On Monday, March 25, the San Diego Sweetwater Union High School District (SUHSD) board held a public hearing to outline its negotiating plans with the teachers union. The Sweetwater Education Association (SEA)’s contract expires June 30.
Hanging over the proceedings, however, is the threat of bankruptcy or state takeover as the district faces a $68 million shortfall. The source of the shortfall is in dispute, with the district mired in a series of ongoing fraud and mismanagement investigations over their accounting practices.
Two weeks ago SUHSD announced it would lay off 87 administrative support staff for the 2019-20 school year and plan to cut at least $22.5 million dollars in the next academic year. Worried administrative staff are currently on their spring break and will be issued notices this Saturday, March 30.
The board’s “public hearing” provided no specifics or documentation to the over 50 teachers, students, and community members who attended. The audience was angered at both the tens of millions in proposed budget cuts and the lack of information by the district which had merely uploaded a list of the contract’s articles to be negotiated on its website, but handed out no new information.
When the meeting began, a parent spoke out. “I have been to a lot of public hearings and normally before I go to a public hearing there is information to review, but there is no information here, none at all. So to me, this is basically smoke and mirrors, it's not transparency.”
She continued, “What if your bank asked you to share your opinions on changes they were going to make but they failed to educate you on the specifics? We were told the deficit would not affect the students, yet … now undoubtedly with the deficit you’re not going to be lowering the class size.
“So what you’re asking our educators to do is take on more students. What you’re going to be asking our students to do is learn in larger sized classrooms.” The parent challenged the board to enumerate its additional, but unspecified, cuts to special education. “When are we going to be told what these SPED changes are?”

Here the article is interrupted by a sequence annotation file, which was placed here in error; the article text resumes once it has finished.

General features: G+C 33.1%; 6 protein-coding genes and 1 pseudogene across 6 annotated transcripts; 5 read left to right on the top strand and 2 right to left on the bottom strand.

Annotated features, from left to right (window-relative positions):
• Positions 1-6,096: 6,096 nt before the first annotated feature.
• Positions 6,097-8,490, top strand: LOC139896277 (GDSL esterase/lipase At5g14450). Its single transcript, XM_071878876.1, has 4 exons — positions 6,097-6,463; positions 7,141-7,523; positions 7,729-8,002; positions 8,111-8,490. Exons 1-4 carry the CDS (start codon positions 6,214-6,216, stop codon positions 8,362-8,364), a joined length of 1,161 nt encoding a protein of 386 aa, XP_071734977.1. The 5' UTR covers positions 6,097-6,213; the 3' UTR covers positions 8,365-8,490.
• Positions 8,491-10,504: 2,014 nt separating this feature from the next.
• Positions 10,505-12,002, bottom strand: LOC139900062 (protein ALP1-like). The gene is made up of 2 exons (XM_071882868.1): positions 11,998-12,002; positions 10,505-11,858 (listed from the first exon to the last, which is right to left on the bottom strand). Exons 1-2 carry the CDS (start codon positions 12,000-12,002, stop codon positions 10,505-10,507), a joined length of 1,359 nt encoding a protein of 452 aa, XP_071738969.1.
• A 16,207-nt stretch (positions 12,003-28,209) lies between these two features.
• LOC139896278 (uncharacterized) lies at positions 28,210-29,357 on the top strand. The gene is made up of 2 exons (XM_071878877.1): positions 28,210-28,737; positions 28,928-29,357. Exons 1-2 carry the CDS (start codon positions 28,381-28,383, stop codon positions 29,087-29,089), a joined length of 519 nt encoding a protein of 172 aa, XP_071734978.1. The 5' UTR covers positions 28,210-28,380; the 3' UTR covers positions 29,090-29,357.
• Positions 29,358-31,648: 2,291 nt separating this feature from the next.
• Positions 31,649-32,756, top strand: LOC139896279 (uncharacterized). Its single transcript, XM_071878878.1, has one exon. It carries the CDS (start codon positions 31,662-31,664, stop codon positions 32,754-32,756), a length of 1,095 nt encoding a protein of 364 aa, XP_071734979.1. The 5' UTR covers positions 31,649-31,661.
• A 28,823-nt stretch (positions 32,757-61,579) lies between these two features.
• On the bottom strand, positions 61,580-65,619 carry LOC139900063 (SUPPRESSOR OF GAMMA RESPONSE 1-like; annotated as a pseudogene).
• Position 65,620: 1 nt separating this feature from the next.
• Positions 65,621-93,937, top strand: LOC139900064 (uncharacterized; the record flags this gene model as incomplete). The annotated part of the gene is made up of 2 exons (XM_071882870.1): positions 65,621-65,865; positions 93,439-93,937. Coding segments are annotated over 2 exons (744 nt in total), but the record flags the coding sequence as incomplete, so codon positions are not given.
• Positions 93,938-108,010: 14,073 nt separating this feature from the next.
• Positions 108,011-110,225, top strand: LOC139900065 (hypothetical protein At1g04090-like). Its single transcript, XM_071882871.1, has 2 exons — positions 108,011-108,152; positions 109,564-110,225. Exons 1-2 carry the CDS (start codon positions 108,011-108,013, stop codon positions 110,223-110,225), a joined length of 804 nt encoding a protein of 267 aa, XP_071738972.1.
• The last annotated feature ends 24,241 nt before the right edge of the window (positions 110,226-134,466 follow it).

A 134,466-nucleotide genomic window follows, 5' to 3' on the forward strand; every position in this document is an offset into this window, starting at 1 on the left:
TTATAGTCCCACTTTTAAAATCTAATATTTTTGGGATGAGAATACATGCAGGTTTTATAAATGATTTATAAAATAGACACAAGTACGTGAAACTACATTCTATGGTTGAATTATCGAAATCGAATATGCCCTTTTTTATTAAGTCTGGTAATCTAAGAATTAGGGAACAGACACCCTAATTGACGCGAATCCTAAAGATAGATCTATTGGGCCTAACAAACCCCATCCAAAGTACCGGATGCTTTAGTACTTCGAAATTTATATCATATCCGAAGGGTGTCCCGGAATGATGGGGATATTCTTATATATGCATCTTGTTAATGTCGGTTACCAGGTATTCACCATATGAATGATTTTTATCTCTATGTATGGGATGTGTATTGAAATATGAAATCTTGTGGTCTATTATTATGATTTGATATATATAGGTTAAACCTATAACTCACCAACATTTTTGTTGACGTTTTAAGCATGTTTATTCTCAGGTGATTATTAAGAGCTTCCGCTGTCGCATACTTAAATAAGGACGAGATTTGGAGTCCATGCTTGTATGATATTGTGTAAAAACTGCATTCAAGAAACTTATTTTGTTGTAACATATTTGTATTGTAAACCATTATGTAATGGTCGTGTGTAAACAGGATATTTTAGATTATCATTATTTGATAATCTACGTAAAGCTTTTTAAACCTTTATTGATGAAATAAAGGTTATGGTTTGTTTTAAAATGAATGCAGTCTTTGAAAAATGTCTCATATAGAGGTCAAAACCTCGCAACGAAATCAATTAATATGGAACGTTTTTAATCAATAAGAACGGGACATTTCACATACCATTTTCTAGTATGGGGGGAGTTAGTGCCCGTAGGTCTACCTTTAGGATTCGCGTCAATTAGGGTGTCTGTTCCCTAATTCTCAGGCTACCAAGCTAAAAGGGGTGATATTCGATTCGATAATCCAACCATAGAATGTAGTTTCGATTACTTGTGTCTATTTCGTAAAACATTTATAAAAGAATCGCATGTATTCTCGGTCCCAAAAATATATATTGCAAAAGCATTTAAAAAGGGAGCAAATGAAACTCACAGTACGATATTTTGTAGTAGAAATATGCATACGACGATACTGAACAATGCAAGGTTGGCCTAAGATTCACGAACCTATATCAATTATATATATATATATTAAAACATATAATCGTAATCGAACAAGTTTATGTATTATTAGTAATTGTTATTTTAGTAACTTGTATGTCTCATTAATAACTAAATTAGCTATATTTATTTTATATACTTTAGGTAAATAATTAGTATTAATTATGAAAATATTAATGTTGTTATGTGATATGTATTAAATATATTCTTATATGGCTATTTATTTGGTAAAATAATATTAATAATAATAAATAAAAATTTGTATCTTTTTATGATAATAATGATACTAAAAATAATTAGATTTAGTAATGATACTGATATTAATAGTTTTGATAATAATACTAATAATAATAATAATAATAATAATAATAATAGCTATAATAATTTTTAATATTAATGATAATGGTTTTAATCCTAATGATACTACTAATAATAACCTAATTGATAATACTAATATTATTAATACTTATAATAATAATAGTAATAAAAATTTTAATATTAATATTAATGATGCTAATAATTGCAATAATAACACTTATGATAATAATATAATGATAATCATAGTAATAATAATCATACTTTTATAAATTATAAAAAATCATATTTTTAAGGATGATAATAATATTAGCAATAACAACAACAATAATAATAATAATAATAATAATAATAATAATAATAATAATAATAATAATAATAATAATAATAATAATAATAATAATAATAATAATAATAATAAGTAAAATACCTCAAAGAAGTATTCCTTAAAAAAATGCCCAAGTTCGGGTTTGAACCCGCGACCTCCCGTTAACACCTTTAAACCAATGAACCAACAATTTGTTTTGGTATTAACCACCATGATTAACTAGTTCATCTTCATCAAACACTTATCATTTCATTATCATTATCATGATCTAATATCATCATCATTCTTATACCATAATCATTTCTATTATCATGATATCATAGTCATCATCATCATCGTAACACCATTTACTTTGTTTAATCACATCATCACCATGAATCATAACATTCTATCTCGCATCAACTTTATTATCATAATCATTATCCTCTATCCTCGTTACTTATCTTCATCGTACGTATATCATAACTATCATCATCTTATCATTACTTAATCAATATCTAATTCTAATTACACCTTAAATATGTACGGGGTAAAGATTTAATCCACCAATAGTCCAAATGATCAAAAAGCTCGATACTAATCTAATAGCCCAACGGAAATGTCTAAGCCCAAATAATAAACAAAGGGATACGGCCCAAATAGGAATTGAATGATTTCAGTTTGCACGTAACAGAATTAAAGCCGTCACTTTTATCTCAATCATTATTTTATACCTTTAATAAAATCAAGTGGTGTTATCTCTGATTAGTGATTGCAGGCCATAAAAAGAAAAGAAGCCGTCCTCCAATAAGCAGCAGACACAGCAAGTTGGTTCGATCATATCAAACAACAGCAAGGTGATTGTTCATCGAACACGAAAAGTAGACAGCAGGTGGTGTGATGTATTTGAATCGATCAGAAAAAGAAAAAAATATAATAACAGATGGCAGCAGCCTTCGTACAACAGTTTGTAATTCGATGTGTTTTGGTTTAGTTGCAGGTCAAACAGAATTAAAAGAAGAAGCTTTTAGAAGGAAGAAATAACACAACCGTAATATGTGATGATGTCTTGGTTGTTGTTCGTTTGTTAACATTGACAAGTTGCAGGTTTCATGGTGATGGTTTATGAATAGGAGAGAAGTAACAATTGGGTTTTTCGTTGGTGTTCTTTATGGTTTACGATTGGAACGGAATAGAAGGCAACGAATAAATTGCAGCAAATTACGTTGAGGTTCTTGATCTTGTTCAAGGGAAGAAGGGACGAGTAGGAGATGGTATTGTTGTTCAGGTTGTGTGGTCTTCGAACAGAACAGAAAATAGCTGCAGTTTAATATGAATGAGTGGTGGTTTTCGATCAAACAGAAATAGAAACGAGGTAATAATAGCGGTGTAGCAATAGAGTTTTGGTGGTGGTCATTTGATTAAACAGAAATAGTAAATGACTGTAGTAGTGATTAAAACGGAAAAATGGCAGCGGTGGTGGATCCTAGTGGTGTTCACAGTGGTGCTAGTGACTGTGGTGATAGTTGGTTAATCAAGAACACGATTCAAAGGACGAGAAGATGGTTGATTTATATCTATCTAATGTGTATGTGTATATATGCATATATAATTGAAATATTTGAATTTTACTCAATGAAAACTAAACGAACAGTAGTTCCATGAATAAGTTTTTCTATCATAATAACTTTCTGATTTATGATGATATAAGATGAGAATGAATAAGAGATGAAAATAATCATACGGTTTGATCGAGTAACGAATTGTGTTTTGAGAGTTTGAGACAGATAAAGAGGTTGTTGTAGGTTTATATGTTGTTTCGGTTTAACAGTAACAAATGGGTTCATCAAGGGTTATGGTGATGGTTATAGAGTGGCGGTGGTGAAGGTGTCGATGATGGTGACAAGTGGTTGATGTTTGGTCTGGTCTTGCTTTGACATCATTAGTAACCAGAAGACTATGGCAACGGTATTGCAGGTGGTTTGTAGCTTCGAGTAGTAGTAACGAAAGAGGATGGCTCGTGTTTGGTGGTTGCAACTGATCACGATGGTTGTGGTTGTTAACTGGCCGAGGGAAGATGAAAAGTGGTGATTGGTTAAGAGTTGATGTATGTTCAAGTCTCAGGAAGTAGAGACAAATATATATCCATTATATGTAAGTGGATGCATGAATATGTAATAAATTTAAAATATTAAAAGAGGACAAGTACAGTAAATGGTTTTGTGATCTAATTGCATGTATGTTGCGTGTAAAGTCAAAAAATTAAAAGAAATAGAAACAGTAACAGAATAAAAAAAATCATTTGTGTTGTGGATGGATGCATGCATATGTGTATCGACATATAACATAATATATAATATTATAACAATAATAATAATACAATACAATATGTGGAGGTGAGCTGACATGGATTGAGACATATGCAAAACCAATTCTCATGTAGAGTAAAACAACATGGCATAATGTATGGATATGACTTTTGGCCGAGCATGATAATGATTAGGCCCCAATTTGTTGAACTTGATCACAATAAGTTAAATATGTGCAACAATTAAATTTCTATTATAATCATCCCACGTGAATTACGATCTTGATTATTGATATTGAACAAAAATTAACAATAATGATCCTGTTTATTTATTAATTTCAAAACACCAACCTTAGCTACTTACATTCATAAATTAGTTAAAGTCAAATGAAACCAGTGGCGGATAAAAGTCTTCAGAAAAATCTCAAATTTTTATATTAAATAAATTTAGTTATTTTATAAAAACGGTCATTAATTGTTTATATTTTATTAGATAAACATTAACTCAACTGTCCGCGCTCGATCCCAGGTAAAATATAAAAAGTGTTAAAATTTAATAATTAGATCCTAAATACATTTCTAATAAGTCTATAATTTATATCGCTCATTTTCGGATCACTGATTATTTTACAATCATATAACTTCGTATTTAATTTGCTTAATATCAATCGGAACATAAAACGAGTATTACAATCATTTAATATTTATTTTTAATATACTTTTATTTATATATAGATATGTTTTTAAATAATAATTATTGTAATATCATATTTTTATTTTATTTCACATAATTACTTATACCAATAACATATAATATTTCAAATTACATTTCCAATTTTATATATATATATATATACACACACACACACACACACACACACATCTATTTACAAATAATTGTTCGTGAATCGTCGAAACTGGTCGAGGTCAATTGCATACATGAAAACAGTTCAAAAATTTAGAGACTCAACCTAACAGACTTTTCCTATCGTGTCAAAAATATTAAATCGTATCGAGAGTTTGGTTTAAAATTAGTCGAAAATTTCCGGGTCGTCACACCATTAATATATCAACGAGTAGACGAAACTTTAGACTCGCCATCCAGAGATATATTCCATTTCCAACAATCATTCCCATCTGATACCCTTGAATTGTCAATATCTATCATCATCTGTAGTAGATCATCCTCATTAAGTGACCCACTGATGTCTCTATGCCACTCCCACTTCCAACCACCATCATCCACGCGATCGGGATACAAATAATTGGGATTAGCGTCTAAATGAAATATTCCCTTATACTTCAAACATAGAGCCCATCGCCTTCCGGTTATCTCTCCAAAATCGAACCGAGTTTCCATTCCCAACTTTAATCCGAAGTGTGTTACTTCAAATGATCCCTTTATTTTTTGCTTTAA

While ending the discussion after only five minutes and failing to provide any specifics on proposed cuts, the district has already made its intention clear, calling for negotiations on a wide-ranging numbers of topics. These include: Article 5 (Alternative Education), Article 6 (Calendar), Article 7 (Class Size), Article 12 (Duty Hours), Article 15 (Extra Service), Article 18 (Health and Welfare Benefits), Article 34 (Teaching Assignment), Article 35 (Transfer), Article 36 (Wages), and Article 37 (Special Education).
Article 7, class sizes, is a primary concern among educators, as they fear both the elimination of jobs and a worsening learning environment for students. Within the current SUHSD/SEA contract, teachers can be required to teach no more than 176 students in a five-period day. For physical education teachers, the maximum is 255 students. Class sizes are limited to 12 for moderate/severe or emotionally disturbed special education students, while SPED classrooms with “moderate” students are capped at 18.
In a feeble and belittling attempt to address the concerns by teachers and community members over cuts to the SPED programs, the district is hosting a series of meetings beginning April 9 titled “Cookies with Carrie” to discuss the “future of special education in the district.” Responding to the condescending invitation, one educator stated on social media, “What if we all brought our own cookies and then just told them that we don’t need cookies. We have our own—what we want is transparency, no bs and our input to be listened to!”